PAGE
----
The past six months have been weak for most precious metals, with the aggregated S&P GSCI Precious Metal index losing a fifth of its value. Silver has been even softer, though, plummeting by 29 per cent through the period.
For Mike McGlone, research director at ETF Securities, this represents ‘a potentially attractive entry level’ given that the metal ‘may have corrected too far and is poised for future growth’.
McGlone’s case rests on demand for silver picking up and the broader flight from precious metals having ended.
On the demand side, McGlone noted that around half of the world’s silver output is put to industrial use, given its properties as a conductor of electricity; in contrast, industrial applications account for only a tenth of gold production.
As the global economic recovery takes hold, therefore, demand for silver should increase. McGlone added that ‘new interest from the solar industry also indicates the potential for upward price pressure’.
Further support for silver was coming from the US Mint, McGlone observed. The Mint has already sold almost as many silver coins so far this year as it did in all of 2012, and McGlone predicted that for the full year it would churn out 50 million ounces of silver – far ahead of the recent peak of 40 million ounces in 2011.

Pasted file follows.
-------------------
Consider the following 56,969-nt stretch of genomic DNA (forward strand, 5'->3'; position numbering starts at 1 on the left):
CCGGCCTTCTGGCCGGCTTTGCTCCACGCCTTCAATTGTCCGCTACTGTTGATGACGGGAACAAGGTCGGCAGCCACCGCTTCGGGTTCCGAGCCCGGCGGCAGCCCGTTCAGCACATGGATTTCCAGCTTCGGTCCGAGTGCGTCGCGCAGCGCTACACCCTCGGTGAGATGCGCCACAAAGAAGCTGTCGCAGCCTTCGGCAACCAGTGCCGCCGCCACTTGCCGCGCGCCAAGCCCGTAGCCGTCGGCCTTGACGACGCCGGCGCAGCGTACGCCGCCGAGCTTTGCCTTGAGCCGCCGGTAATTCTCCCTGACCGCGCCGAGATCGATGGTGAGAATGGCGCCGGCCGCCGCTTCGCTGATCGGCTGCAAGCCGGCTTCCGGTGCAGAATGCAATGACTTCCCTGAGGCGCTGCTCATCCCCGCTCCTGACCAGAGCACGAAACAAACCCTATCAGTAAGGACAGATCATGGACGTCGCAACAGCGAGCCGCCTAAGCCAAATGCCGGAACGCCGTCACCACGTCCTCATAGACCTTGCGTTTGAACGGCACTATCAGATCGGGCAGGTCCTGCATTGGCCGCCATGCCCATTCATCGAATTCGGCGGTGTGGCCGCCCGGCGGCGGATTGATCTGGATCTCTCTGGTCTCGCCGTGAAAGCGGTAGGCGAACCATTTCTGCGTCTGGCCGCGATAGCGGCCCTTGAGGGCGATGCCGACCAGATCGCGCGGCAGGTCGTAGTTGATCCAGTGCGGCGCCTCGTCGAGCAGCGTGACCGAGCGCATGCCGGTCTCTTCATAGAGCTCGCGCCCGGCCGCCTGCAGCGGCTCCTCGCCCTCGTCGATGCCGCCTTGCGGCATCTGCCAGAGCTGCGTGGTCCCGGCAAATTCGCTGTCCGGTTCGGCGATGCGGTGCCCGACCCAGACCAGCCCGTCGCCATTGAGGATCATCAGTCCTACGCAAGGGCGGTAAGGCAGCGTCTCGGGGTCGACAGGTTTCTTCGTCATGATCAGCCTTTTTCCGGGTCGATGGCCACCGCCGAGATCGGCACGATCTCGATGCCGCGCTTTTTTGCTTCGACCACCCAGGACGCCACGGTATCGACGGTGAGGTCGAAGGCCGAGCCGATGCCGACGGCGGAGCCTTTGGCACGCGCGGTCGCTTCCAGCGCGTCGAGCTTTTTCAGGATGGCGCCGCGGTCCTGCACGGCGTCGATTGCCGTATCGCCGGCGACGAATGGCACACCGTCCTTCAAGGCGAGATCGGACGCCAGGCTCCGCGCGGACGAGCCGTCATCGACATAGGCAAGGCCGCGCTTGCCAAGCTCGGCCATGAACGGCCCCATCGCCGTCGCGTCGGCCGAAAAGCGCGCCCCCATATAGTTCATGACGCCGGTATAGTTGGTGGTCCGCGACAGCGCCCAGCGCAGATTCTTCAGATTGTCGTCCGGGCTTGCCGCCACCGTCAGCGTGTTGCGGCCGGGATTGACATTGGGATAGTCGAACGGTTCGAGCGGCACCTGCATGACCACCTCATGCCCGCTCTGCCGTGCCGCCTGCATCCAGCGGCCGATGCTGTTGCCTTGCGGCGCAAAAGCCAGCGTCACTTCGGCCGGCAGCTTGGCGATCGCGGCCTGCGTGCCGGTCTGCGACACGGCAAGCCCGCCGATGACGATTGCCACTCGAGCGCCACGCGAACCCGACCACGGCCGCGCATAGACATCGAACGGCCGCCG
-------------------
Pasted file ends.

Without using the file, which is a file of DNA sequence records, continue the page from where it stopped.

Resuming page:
The second tenet of McGlone’s argument is that the slump in gold prices has already reached its nadir. Having hit $1,200 an ounce in June, marking a drop of a third over the past year, gold has now hovered around $1,300 for a month.
‘Gold has been the key reason holding silver prices down,’ McGlone explained, with movements in the two metals’ prices 90 per cent correlated.
‘Now that gold appears to have bottomed,’ he reckoned, ‘the downward momentum for the silver price appears to have been removed.’
McGlone concluded: ‘Silver appears ripe for a recovery.’